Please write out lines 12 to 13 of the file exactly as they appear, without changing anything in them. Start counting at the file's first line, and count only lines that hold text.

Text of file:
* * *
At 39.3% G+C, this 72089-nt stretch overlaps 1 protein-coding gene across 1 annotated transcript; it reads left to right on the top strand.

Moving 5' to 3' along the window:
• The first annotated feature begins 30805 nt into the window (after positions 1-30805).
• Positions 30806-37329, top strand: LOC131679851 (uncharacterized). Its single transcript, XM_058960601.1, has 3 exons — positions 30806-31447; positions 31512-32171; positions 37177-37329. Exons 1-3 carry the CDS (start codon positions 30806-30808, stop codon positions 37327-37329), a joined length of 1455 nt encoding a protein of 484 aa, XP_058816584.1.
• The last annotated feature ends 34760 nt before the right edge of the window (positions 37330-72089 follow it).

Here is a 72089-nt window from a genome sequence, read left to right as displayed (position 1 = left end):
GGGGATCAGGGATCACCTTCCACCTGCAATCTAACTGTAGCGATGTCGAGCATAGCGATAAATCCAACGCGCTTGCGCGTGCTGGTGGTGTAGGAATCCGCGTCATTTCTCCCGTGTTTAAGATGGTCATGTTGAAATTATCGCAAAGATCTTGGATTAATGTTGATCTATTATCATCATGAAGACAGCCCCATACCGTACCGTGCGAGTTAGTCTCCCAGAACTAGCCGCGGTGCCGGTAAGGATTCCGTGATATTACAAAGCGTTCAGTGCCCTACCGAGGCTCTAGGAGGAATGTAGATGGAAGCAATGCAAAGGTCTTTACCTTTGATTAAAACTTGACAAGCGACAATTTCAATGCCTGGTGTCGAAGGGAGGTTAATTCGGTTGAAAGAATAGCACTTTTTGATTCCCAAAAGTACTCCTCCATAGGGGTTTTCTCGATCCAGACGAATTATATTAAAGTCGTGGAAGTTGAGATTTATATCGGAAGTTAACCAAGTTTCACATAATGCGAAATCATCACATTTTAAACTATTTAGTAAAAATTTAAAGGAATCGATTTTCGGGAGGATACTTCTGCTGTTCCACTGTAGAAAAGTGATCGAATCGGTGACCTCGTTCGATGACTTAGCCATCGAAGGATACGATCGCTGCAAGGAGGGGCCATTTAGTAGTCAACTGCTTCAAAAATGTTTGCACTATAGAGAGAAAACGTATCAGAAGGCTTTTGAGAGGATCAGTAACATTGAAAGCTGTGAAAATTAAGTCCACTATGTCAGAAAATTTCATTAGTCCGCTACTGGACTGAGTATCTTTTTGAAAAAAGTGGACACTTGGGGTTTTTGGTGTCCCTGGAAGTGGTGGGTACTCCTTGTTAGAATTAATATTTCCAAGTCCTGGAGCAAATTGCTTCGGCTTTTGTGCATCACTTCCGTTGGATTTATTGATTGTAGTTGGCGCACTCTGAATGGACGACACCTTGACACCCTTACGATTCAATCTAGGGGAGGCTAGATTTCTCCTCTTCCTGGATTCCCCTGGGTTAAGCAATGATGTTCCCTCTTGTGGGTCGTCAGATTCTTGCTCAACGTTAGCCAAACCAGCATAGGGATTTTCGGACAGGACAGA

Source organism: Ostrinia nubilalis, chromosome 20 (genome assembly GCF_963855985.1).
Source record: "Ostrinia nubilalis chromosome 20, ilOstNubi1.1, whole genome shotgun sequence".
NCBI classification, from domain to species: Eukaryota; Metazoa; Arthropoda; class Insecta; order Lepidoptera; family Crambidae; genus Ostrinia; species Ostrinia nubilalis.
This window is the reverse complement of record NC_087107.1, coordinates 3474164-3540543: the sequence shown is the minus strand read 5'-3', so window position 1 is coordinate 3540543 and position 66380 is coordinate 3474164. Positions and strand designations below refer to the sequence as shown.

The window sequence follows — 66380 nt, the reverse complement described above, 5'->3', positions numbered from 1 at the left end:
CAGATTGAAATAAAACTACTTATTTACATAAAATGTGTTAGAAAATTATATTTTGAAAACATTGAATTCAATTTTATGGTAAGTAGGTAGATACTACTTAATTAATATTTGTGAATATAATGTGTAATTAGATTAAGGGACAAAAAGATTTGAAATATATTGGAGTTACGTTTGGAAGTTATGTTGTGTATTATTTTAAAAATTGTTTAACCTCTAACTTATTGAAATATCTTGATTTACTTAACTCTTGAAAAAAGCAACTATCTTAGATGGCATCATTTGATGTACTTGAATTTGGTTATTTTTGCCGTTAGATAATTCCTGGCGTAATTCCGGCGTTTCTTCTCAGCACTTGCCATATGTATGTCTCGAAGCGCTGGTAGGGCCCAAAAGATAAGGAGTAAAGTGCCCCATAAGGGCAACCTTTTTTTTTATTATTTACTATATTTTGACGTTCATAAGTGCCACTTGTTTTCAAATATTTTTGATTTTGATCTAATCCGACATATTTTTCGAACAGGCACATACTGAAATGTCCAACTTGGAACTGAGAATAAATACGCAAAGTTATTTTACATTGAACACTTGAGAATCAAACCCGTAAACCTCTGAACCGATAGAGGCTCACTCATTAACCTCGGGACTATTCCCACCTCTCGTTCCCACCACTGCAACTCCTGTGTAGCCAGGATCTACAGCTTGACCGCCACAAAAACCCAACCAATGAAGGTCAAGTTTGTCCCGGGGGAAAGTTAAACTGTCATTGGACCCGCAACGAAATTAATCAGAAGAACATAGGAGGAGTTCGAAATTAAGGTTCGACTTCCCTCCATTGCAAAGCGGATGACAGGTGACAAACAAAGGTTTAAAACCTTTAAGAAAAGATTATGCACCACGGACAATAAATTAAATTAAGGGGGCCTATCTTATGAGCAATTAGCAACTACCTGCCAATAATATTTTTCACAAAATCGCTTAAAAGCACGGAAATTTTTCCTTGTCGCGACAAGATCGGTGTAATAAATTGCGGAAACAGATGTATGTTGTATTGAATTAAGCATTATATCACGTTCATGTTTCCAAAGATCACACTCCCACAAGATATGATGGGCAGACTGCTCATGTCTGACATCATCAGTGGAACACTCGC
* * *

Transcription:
The window sequence follows — 66380 nt, the reverse complement described above, 5'->3', positions numbered from 1 at the left end:
CAGATTGAAATAAAACTACTTATTTACATAAAATGTGTTAGAAAATTATATTTTGAAAACATTGAATTCAATTTTATGGTAAGTAGGTAGATACTACTTAATTAATATTTGTGAATATAATGTGTAATTAGATTAAGGGACAAAAAGATTTGAAATATATTGGAGTTACGTTTGGAAGTTATGTTGTGTATTATTTTAAAAATTGTTTAACCTCTAACTTATTGAAATATCTTGATTTACTTAACTCTTGAAAAAAGCAACTATCTTAGATGGCATCATTTGATGTACTTGAATTTGGTTATTTTTGCCGTTAGATAATTCCTGGCGTAATTCCGGCGTTTCTTCTCAGCACTTGCCATATGTATGTCTCGAAGCGCTGGTAGGGCCCAAAAGATAAGGAGTAAAGTGCCCCATAAGGGCAACCTTTTTTTTTATTATTTACTATATTTTGACGTTCATAAGTGCCACTTGTTTTCAAATATTTTTGATTTTGATCTAATCCGACATATTTTTCGAACAGGCACATACTGAAATGTCCAACTTGGAACTGAGAATAAATACGCAAAGTTATTTTACATTGAACACTTGAGAATCAAACCCGTAAACCTCTGAACCGATAGAGGCTCACTCATTAACCTCGGGACTATTCCCACCTCTCGTTCCCACCACTGCAACTCCTGTGTAGCCAGGATCTACAGCTTGACCGCCACAAAAACCCAACCAATGAAGGTCAAGTTTGTCCCGGGGGAAAGTTAAACTGTCATTGGACCCGCAACGAAATTAATCAGAAGAACATAGGAGGAGTTCGAAATTAAGGTTCGACTTCCCTCCATTGCAAAGCGGATGACAGGTGACAAACAAAGGTTTAAAACCTTTAAGAAAAGATTATGCACCACGGACAATAAATTAAATTAAGGGGGCCTATCTTATGAGCAATTAGCAACTACCTGCCAATAATATTTTTCACAAAATCGCTTAAAAGCACGGAAATTTTTCCTTGTCGCGACAAGATCGGTGTAATAAATTGCGGAAACAGATGTATGTTGTATTGAATTAAGCATTATATCACGTTCATGTTTCCAAAGATCACACTCCCACAAGATATGATGGGCAGACTGCTCATGTCTGACATCATCAGTGGAACACTCGC